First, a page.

All male-identifying Gilford High School students were welcome to apply, and organizers were pleasantly surprised at the number that responded. An original pool of 20 applicants was whittled down to 12.

"We had more guys than we needed to turn out. When the word got out, people got really excited," said Clairmont. "I like how we got people from every grade."

This will be the third year that O'Riordan has been partnering with the shop class, initially with teacher Sean Walsh, now with his successor. O'Riordan got the idea from his daughter, who was working as a social worker at the Veterans Home, who complained about the lack of funding for attractive wooden boxes, into which a folded American flag would be placed as part of a veteran's funeral. He and Walsh figured that if the business students could raise the money needed for materials, the shop students could assemble the boxes, and students in each class could learn about their subject and civic engagement at the same time.

The materials cost about $30 per flag box, and the Veterans Home needs about 60 of them each year.

O'Riordan lets his students pick the business they want to plan, that way they will be more personally invested in its success. While prior classes selected businesses that took a couple of days worth of effort, the pageant idea has taken weeks of work. However, O'Riordan felt the students in his class had the necessary skills and drive.

"I felt like we would put it together," he said, noting that all members of the class are involved in the effort. "It's good hands-on stuff for them."

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Sydney Holland instructs the contestants in the Mr. GHS pageant in a rehearsal. The pageant, which hasn't been held for several years, has been revived by the school's business class. (Adam Drapcho/Laconia Daily Sun)

Tony Bomba's 'fusion-confusion' cuisine wins NH Food Bank's Steel Chef competition


MEREDITH — The Taste of the Lakes Region is an unusual opportunity for people to sample the creations of some of the area's best food companies. This year, the 27th episode of the annual fund raiser offers a particularly interesting wrinkle – the chance to taste the food of a chef who recently won the NH Food Bank's Steel Chef competition, and who will soon be featured on a Food Network reality cooking show.

Tony Bomba, who grew up in Lincoln, knew that he wanted to be a chef from a young age, and when he was in high school, he took advantage of a program that allowed him to intern with professionals. After high school, he started a culinary program but realized that he already knew everything in the lessons. So, he decided to begin his career right then and there.

"I'm not a behind-the-textbooks kind of guy," he said. He got a job as a line cook at Foster's Boiler Room in Plymouth, one of the properties in the Common Man Family of Restaurants, and within a year was wearing a jacket with the word "chef" on it. Bomba, now 24, has now been a Common Man chef for the past six years, and for a year and a half has been the head chef at Lago in Meredith.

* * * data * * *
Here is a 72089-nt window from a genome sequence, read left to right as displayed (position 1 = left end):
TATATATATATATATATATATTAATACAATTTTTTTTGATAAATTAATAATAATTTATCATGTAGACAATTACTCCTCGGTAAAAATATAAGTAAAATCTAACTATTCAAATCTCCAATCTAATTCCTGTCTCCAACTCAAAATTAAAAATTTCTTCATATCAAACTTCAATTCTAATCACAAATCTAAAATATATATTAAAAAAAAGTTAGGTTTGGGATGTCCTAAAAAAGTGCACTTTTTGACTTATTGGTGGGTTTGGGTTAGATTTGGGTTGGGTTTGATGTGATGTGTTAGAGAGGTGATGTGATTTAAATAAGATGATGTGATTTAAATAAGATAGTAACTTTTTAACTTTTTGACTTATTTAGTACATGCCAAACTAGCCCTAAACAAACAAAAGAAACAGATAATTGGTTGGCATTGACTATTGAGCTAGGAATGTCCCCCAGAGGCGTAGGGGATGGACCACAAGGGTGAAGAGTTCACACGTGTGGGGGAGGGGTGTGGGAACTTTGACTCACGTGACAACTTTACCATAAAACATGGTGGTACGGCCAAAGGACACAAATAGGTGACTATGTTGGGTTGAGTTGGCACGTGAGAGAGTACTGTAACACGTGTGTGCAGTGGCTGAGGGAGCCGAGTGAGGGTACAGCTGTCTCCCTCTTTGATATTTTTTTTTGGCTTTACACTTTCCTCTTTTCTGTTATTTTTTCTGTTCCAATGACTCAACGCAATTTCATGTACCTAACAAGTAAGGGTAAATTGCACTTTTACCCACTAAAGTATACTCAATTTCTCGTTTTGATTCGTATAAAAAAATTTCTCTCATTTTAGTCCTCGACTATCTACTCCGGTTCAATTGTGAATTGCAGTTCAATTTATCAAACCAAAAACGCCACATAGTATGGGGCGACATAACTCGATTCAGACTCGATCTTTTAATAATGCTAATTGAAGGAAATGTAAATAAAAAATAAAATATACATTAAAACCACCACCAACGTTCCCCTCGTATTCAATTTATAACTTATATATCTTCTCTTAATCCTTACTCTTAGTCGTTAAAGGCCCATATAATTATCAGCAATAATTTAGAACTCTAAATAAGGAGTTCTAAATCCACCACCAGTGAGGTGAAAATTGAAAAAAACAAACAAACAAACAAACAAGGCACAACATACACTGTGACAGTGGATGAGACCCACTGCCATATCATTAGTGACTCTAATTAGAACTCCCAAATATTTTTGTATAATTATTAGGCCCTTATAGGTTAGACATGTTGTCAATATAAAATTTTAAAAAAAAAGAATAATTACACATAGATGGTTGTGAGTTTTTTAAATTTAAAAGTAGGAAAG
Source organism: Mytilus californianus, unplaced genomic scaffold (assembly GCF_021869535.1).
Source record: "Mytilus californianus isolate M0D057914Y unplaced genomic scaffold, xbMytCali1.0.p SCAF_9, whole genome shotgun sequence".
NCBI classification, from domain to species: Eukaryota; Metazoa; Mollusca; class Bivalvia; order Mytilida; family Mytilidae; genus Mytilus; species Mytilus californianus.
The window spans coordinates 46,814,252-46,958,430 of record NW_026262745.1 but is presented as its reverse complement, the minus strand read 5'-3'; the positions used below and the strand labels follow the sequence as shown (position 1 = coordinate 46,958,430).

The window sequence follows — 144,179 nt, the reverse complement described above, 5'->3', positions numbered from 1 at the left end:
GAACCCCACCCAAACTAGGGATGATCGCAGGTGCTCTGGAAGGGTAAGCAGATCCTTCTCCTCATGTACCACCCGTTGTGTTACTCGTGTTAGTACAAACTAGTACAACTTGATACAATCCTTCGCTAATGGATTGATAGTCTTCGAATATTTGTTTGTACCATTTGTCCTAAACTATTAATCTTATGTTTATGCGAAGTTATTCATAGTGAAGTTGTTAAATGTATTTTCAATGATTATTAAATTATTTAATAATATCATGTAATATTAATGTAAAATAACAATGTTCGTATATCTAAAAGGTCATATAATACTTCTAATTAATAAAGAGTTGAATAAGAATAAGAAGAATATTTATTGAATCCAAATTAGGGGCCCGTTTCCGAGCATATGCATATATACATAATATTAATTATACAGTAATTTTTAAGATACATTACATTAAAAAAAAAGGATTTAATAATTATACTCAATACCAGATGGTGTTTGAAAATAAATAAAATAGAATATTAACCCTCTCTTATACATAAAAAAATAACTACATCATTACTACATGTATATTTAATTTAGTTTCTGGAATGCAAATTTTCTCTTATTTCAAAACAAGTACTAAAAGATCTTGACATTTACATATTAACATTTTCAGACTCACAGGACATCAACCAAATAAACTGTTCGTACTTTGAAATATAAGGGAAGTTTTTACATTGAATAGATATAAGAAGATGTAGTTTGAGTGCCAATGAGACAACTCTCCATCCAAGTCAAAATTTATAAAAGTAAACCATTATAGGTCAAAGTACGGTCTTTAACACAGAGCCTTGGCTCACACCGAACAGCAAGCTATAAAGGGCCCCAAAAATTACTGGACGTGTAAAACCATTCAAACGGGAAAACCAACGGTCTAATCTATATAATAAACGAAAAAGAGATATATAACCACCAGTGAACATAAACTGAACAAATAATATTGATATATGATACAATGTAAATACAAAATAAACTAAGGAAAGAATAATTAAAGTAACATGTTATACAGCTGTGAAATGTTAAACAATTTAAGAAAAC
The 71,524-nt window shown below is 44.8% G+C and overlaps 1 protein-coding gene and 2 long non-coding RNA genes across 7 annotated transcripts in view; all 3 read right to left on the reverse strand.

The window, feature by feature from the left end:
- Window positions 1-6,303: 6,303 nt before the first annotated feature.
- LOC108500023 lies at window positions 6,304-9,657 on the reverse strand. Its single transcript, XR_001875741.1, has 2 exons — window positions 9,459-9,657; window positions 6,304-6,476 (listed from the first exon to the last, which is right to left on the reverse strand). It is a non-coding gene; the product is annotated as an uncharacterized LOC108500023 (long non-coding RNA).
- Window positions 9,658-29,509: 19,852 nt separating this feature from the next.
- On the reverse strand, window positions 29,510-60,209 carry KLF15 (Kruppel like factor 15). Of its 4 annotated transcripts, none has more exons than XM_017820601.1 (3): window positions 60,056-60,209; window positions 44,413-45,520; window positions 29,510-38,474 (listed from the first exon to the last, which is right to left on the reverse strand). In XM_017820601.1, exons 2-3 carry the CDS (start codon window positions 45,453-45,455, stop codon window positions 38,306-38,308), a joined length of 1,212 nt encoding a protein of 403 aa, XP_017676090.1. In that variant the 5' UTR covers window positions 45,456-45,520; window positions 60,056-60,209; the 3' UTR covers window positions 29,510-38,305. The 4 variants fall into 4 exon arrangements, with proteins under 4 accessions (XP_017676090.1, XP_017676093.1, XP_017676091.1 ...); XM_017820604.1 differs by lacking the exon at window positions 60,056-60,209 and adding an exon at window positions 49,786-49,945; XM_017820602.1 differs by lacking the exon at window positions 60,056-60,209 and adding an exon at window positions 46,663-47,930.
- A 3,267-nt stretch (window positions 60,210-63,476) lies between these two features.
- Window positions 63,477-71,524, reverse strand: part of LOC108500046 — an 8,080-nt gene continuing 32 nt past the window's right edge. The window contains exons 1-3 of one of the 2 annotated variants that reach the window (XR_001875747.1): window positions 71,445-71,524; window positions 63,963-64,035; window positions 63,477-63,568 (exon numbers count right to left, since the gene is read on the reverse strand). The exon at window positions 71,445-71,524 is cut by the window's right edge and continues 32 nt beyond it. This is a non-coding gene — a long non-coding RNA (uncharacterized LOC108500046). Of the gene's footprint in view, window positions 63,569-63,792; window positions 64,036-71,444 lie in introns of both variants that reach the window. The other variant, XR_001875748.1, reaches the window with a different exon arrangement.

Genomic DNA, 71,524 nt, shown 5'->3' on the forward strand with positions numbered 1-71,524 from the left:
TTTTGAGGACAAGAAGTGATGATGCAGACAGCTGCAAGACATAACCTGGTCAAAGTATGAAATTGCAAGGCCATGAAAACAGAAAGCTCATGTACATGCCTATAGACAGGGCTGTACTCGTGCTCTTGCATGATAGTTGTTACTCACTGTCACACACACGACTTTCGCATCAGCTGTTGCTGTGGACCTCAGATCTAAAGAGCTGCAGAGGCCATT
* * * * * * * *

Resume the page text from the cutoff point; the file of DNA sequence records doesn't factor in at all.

On March 26, Bomba's food will be among the others served to guests at the Taste of the Lakes Region, held from 4 to 6:30 p.m. in Church Landing in Meredith. Tickets are $30 per person, and proceeds will benefit the Altrusa International of Laconia club's charitable efforts, which include literacy projects and scholarships.

Bomba is an ascending young chef. The Common Man holds its own internal cooking competitions, fashioned after the Iron Chef television show that started in Japan and has since been replicated in the United States. He's a five-time champion of his company's tournament. So, when he was asked to join the Steel Chef event, held on March 6 in Manchester, he readily agreed.

"I'm all for it, it's good to get your name out there. I was glad to do it," he said. Many chefs from around the state applied, and Bomba was one of four finalists asked to take to the stage for a live cooking event, hosted by celebrity chef Robert Irvine and in front of a live audience measured in the hundreds.

The surprise challenge was to create a dish using salmon, duck and Captain Crunch cereal. The contestants had to break down both the fish and the bird, had only two burners to cook with, and had to plate their dish 20 minutes after the word "Go!" Bomba won, on the strength of a plate that contained pan-seared duck and salmon, served over a risotto flavored with the cereal, cauliflower and mushrooms, and he tied everything together with an orange and asparagus beurre blanc.

As it turned out, Bomba had an advantage going into the event, because it turned out to be similar to the ingredients he was challenged to combine during a taping of "Guy's Grocery Games," a reality television show hosted by Guy Fieri on the Food Network – Bomba said the episode featuring his performance will be broadcast on April 30.

Bomba works in the Common Man's Italian restaurant, and comes from an Italian family. He sees that adjective as a beginning point, rather than a confining definition. Like the early explorers and traders of the great Mediterranean peninsula, he is curious about the flavors and products available from around the world, and he sees Lago as more than a place for pasta and marinara. Instead, he wants the menu to draw inspiration from the travels of Marco Polo.

"My style is very much not Italian," said Bomba. "I grew up Italian, I'm sick of cooking Italian," he said. He describes his favorite cooking as "fusion-confusion" and "culinarchy" – a collision of "culinary" and "anarchy." It's a playful, experimental approach to providing approachable food, best exemplified by the "Late Night" menu presented to bar patrons after the main dinner service at Lago. It includes spring rolls stuffed with apples, brie and sausage, and tacos filled with tuna tartare. When the restaurant rewrites its menu for the warm months, he expects such items to make an appearance on the regular dinner menu.

His daring is also on display when he creates specials. One of his favorites is a direct confrontation to conventional expectations. Could an Italian restaurant serve chicken and waffles, and get away with it? The answer is yes, and yes. Bomba serves Cornish game hen over Amaretto-infused waffles with wilted Italian greens, grilled peaches, and drizzled with a sauce of Gran Maniere and local maple syrup. His diners are up to the challenge, as his version of chicken and waffles has sold out every time he's offered it.